Daniel Brudney

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In current American medical practice, autonomy is assumed to be more valuable than human life: if a patient autonomously refuses lifesaving treatment, the doctors are supposed to let him die. In this paper we discuss two values that might be at stake in such clinical contexts. Usually, we hear only of autonomy and best interests. However, here, autonomy is(More)
I magine a patient, Bill, who has lost decision-making capacity. An important treatment decision must be made, but Bill cannot make it. Assume there is no advance directive or anything equivalent. There is no way to take a statement made by Bill, when competent, and apply it to the current setting. A standard move in cases like this is to have the patient's(More)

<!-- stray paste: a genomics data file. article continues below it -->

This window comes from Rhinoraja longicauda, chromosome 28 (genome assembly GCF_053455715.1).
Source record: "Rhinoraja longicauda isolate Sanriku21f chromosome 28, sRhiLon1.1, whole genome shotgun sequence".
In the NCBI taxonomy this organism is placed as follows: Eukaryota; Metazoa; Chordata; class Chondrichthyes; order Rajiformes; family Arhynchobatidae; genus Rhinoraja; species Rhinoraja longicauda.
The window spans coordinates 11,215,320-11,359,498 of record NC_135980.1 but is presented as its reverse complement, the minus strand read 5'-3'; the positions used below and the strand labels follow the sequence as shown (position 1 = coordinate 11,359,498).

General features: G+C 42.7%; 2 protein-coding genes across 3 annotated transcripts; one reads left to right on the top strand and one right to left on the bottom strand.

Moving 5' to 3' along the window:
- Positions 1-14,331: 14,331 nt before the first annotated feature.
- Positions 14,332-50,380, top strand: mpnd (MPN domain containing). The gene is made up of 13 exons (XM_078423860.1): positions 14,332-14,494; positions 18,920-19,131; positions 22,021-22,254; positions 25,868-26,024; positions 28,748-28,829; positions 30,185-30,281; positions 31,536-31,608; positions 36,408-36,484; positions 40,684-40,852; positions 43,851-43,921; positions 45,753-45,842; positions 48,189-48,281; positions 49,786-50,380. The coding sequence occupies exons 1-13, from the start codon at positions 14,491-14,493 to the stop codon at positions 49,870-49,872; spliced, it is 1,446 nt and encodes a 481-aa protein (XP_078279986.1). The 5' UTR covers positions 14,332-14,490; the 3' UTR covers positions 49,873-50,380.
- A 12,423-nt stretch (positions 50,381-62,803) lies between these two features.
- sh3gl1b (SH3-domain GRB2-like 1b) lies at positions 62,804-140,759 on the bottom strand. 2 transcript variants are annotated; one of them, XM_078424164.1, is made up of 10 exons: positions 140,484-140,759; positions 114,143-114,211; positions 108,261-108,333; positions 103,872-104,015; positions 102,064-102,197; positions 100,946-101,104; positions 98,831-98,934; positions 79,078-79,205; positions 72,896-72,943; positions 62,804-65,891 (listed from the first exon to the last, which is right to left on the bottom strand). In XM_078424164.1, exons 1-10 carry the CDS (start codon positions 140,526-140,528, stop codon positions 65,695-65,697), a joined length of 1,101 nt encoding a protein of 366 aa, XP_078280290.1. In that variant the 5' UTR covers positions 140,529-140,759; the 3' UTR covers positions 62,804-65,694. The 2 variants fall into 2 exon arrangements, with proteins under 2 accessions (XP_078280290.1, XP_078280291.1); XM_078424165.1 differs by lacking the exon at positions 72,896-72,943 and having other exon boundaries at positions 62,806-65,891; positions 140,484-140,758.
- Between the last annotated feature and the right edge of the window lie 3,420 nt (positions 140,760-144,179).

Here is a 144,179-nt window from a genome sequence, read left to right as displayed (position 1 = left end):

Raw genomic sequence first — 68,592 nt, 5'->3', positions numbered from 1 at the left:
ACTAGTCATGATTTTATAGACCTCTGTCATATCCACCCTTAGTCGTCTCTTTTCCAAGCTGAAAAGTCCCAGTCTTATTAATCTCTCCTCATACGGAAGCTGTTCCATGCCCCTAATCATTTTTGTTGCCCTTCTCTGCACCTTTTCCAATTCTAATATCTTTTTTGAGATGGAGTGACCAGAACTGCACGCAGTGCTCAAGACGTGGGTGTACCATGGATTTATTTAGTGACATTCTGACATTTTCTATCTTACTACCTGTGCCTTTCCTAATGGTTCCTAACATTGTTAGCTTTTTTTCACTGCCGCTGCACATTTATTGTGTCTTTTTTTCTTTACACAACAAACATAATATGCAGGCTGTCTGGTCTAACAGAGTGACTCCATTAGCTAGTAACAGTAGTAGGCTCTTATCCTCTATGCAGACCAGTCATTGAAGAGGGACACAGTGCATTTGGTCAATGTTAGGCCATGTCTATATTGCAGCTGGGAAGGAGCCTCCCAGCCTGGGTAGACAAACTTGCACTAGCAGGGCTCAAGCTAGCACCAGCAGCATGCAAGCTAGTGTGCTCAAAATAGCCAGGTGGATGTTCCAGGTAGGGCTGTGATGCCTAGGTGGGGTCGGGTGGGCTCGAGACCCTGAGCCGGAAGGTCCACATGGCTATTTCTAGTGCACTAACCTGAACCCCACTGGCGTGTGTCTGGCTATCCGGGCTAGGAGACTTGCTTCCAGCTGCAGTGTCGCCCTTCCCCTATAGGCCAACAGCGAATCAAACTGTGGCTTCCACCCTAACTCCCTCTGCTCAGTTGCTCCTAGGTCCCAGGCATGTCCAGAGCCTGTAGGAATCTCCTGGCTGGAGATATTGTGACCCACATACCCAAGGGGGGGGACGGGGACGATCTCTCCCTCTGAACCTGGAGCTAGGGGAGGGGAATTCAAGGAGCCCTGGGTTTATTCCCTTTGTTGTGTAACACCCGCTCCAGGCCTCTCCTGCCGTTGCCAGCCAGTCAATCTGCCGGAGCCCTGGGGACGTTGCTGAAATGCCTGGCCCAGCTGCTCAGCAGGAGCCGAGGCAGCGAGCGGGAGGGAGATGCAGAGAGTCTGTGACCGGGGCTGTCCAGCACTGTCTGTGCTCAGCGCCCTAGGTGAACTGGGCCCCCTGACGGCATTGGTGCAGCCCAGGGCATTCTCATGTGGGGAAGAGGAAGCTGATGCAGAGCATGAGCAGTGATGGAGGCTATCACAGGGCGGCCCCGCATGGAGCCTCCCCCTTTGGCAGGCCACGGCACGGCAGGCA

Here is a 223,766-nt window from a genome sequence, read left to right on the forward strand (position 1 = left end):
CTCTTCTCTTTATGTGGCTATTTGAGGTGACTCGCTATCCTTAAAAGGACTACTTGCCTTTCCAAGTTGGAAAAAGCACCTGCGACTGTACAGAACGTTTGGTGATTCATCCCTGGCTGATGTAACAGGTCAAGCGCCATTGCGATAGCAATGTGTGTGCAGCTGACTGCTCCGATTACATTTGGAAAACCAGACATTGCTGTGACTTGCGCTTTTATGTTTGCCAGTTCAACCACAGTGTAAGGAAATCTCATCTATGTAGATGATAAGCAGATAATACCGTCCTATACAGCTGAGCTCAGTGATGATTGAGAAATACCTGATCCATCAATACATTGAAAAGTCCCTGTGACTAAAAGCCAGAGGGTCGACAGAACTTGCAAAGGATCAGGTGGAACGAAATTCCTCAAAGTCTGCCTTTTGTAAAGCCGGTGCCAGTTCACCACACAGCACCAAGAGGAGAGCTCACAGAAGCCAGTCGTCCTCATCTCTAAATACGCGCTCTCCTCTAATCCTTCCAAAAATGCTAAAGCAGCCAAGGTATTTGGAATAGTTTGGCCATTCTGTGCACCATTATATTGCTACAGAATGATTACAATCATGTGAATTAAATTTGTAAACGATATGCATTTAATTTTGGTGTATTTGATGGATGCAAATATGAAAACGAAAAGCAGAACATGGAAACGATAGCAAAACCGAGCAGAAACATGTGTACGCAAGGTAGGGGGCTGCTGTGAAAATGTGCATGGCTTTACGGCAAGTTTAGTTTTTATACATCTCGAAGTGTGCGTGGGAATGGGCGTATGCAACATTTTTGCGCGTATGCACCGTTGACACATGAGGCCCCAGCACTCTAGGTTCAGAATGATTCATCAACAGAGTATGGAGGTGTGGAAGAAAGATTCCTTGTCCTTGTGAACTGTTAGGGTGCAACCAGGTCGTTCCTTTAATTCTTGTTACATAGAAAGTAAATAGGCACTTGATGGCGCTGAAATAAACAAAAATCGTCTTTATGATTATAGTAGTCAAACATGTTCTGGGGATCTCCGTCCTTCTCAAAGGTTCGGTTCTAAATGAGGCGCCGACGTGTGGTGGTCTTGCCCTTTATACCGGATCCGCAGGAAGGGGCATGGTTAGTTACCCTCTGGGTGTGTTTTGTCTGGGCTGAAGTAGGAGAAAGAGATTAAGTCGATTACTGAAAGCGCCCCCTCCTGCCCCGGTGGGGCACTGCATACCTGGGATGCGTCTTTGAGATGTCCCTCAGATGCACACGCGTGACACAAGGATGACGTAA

continental philosophy (especially Kant and the nineteenth century), moral and political philosophy, history of ethics, philosophy of art AREAS OF COMPETENCE ancient Greek philosophy, history of early modern philosophy, philosophy of social science Intellectual Heritage: Ancient Foundations (051, 091)(multiple times)-both standard and honors sections of(More)
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